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Contempo 1998 |

Prevention and Treatment of Pediatric HIV Infection

Katherine Luzuriaga, MD; John L. Sullivan, MD
JAMA. 1998;280(1):17-18. doi:10.1001/jama.280.1.17.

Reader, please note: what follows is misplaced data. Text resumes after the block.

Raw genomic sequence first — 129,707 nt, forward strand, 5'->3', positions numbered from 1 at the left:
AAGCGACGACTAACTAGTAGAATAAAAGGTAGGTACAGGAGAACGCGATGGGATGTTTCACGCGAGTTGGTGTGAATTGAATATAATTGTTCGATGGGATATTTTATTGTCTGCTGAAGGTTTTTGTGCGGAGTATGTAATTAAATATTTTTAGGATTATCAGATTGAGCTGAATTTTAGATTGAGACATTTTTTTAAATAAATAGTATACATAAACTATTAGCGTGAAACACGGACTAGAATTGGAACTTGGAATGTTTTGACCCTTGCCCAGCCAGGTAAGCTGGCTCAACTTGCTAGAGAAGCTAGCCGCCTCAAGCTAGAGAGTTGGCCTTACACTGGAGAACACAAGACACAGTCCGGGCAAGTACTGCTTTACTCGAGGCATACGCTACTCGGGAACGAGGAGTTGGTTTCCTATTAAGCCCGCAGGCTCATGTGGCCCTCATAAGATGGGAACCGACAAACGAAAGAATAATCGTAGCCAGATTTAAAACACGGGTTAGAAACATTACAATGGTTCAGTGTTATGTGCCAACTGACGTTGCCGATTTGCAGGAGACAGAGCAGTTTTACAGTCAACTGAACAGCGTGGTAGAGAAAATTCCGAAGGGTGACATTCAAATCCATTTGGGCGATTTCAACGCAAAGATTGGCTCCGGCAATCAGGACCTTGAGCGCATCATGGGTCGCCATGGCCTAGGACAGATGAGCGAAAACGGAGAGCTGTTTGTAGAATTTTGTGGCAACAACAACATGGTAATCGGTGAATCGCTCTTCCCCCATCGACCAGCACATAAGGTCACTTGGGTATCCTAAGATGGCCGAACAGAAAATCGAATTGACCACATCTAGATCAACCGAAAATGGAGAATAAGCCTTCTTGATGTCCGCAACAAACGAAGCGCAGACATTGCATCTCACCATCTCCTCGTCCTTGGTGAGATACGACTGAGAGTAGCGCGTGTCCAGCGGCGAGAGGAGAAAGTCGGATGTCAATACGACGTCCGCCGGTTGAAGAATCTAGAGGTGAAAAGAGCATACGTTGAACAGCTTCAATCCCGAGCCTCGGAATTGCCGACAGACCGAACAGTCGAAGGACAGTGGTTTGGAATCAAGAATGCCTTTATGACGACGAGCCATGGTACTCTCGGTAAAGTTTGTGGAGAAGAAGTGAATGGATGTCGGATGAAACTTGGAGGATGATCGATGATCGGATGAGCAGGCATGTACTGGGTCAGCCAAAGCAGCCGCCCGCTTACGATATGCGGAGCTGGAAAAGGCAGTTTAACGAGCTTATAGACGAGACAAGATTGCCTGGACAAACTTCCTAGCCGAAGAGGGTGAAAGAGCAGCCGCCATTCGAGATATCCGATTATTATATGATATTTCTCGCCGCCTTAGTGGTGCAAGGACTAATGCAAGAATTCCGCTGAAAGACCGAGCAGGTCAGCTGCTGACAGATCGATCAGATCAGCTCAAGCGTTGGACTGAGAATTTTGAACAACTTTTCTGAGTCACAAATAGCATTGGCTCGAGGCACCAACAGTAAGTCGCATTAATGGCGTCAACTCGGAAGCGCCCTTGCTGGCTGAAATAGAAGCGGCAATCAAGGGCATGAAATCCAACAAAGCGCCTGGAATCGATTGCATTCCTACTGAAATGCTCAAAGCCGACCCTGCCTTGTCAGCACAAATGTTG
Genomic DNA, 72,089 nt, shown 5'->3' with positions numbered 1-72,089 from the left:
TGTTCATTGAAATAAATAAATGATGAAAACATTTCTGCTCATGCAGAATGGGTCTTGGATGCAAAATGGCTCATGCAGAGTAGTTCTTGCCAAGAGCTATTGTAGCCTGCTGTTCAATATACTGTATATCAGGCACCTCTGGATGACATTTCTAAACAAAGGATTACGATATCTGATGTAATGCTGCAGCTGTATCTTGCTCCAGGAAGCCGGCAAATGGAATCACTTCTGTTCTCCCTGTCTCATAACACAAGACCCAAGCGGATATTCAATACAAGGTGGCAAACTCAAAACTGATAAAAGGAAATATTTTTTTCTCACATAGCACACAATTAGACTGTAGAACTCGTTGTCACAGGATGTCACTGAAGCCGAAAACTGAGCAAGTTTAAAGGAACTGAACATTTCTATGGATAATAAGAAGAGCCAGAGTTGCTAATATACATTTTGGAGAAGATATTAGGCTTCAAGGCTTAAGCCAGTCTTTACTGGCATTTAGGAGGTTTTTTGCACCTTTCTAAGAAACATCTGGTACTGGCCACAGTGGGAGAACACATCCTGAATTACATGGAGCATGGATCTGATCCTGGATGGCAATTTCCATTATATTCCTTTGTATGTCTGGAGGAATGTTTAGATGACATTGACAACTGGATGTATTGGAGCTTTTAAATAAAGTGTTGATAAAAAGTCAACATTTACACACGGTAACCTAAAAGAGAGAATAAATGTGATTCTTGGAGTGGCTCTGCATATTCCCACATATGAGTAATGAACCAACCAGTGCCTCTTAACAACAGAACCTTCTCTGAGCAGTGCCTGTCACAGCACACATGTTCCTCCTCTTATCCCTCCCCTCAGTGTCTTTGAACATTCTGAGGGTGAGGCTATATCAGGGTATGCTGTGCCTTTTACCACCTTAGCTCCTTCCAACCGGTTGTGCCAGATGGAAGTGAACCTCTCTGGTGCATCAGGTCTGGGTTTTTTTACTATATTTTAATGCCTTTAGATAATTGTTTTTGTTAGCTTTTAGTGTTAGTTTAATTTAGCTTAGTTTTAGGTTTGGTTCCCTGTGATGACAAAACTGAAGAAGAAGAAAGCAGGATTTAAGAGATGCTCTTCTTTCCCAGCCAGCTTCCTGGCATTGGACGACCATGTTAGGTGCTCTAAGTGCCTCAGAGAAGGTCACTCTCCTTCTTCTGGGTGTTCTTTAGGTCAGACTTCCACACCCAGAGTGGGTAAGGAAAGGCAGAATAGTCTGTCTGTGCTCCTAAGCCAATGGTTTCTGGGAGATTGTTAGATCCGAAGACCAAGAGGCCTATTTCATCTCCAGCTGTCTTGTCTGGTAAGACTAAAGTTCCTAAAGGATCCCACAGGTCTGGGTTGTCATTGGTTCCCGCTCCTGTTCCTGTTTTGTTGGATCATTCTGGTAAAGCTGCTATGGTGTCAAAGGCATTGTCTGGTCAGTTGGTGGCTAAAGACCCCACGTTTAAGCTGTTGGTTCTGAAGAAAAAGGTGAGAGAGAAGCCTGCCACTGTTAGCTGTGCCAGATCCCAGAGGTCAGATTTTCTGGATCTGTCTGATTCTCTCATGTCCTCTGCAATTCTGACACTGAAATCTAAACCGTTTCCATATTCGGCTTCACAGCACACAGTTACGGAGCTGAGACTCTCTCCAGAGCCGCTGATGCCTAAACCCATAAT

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AS OF December 1997, more than 30 million individuals throughout the world were infected with human immunodeficiency virus 1 (HIV-1).1 Of the estimated 16000 new infections that occur daily, more than 90% occur in developing countries, and 40% occur in women of childbearing age. Every minute of the day an infant is born infected with HIV-1. In sub-Saharan Africa, 6% to 30% of pregnant women are HIV-1 seropositive. In the United States, 0.17% of all childbearing women are seropositive, and 6000 to 7000 infants are born each year to HIV-1–seropositive women.2,3 Particularly high HIV-1 seroprevalence rates have been documented in pregnant women in inner-city populations of New York City (1.25%), the District of Columbia (0.9%), Puerto Rico (0.7%), New Jersey (0.56%), and Florida (0.54%).3 Although HIV-1 seroprevalence rates in childbearing women in the United States have leveled recently, there has been an increase in the incidence of HIV infection among adolescent girls, primarily through heterosexual transmission.4


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